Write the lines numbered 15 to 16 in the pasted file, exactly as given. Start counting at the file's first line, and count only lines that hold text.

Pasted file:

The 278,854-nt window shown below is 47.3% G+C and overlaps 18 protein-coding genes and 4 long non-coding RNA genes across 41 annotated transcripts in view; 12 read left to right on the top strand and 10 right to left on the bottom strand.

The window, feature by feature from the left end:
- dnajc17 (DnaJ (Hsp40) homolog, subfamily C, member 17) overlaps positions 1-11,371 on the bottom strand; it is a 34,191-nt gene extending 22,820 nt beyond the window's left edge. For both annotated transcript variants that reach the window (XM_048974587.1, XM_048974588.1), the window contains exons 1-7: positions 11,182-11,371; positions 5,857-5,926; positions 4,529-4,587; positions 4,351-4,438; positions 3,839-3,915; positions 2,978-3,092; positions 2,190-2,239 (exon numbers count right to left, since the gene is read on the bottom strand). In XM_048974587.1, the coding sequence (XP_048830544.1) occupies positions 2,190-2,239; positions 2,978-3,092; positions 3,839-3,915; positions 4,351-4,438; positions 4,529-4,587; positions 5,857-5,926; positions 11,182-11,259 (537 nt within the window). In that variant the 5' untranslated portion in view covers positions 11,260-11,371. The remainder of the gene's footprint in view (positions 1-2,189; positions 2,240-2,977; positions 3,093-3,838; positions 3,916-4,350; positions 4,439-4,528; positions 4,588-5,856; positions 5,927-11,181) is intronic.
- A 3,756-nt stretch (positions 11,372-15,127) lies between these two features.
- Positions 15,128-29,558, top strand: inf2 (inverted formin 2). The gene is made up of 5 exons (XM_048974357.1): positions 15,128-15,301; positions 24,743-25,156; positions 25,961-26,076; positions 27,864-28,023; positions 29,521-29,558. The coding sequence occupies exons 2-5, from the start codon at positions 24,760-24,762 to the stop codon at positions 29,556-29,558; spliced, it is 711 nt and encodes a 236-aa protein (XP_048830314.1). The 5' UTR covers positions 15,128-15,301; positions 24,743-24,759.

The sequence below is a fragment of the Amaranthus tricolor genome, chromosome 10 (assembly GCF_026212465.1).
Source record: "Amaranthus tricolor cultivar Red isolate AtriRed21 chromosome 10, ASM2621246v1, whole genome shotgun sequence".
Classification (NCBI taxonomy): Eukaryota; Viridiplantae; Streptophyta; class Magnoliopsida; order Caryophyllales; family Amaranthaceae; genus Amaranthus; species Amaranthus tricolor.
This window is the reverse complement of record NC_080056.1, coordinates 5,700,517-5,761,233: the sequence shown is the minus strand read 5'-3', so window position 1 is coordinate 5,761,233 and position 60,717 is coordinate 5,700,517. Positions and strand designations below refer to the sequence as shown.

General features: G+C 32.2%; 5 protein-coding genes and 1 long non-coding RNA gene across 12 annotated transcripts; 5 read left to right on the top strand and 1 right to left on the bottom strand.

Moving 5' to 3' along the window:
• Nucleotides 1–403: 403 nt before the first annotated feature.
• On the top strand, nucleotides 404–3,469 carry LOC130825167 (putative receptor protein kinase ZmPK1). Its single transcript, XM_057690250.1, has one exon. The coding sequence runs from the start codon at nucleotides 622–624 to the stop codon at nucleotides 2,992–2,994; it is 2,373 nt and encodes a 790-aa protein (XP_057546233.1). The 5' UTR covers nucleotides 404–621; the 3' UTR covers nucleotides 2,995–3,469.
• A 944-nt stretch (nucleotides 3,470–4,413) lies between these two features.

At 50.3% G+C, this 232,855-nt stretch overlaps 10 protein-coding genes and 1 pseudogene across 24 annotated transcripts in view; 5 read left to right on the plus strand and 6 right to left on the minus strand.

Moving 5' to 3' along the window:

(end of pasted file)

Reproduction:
At 50.3% G+C, this 232,855-nt stretch overlaps 10 protein-coding genes and 1 pseudogene across 24 annotated transcripts in view; 5 read left to right on the plus strand and 6 right to left on the minus strand.

Moving 5' to 3' along the window: